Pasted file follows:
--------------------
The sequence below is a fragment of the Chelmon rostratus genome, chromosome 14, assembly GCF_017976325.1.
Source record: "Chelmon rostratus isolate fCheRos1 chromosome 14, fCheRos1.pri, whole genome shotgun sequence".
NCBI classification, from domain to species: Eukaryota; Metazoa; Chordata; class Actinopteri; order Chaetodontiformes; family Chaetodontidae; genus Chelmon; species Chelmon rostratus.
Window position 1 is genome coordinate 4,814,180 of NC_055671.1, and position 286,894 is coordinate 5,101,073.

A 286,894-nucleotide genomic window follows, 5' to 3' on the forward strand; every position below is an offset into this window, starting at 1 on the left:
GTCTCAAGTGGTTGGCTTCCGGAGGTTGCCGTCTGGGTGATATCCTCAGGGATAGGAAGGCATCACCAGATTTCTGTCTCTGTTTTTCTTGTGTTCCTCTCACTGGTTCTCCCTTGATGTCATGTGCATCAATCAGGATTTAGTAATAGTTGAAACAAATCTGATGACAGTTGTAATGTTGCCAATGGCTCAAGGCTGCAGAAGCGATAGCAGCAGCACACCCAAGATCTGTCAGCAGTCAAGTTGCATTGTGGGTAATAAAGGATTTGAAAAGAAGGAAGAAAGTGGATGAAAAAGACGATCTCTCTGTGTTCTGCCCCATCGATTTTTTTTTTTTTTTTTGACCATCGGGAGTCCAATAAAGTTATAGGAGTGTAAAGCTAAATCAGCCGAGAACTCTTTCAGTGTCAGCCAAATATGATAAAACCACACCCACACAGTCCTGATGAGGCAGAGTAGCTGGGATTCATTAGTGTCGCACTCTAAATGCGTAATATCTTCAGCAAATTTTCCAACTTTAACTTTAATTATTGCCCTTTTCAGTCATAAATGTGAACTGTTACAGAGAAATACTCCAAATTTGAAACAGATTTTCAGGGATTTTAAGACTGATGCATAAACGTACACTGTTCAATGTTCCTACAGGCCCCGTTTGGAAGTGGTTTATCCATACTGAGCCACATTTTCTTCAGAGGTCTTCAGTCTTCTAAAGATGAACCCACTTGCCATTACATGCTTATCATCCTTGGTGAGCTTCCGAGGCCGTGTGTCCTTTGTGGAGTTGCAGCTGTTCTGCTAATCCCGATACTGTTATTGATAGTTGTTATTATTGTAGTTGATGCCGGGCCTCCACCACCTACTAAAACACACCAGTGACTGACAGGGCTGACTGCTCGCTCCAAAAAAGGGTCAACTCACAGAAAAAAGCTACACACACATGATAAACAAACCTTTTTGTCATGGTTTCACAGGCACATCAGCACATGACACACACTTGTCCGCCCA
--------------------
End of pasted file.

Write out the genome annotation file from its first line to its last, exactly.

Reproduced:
The sequence below is a fragment of the Chelmon rostratus genome, chromosome 14, assembly GCF_017976325.1.
Source record: "Chelmon rostratus isolate fCheRos1 chromosome 14, fCheRos1.pri, whole genome shotgun sequence".
NCBI classification, from domain to species: Eukaryota; Metazoa; Chordata; class Actinopteri; order Chaetodontiformes; family Chaetodontidae; genus Chelmon; species Chelmon rostratus.
Window position 1 is genome coordinate 4,814,180 of NC_055671.1, and position 286,894 is coordinate 5,101,073.

A 286,894-nucleotide genomic window follows, 5' to 3' on the forward strand; every position below is an offset into this window, starting at 1 on the left:
GTCTCAAGTGGTTGGCTTCCGGAGGTTGCCGTCTGGGTGATATCCTCAGGGATAGGAAGGCATCACCAGATTTCTGTCTCTGTTTTTCTTGTGTTCCTCTCACTGGTTCTCCCTTGATGTCATGTGCATCAATCAGGATTTAGTAATAGTTGAAACAAATCTGATGACAGTTGTAATGTTGCCAATGGCTCAAGGCTGCAGAAGCGATAGCAGCAGCACACCCAAGATCTGTCAGCAGTCAAGTTGCATTGTGGGTAATAAAGGATTTGAAAAGAAGGAAGAAAGTGGATGAAAAAGACGATCTCTCTGTGTTCTGCCCCATCGATTTTTTTTTTTTTTTTTGACCATCGGGAGTCCAATAAAGTTATAGGAGTGTAAAGCTAAATCAGCCGAGAACTCTTTCAGTGTCAGCCAAATATGATAAAACCACACCCACACAGTCCTGATGAGGCAGAGTAGCTGGGATTCATTAGTGTCGCACTCTAAATGCGTAATATCTTCAGCAAATTTTCCAACTTTAACTTTAATTATTGCCCTTTTCAGTCATAAATGTGAACTGTTACAGAGAAATACTCCAAATTTGAAACAGATTTTCAGGGATTTTAAGACTGATGCATAAACGTACACTGTTCAATGTTCCTACAGGCCCCGTTTGGAAGTGGTTTATCCATACTGAGCCACATTTTCTTCAGAGGTCTTCAGTCTTCTAAAGATGAACCCACTTGCCATTACATGCTTATCATCCTTGGTGAGCTTCCGAGGCCGTGTGTCCTTTGTGGAGTTGCAGCTGTTCTGCTAATCCCGATACTGTTATTGATAGTTGTTATTATTGTAGTTGATGCCGGGCCTCCACCACCTACTAAAACACACCAGTGACTGACAGGGCTGACTGCTCGCTCCAAAAAAGGGTCAACTCACAGAAAAAAGCTACACACACATGATAAACAAACCTTTTTGTCATGGTTTCACAGGCACATCAGCACATGACACACACTTGTCCGCCCA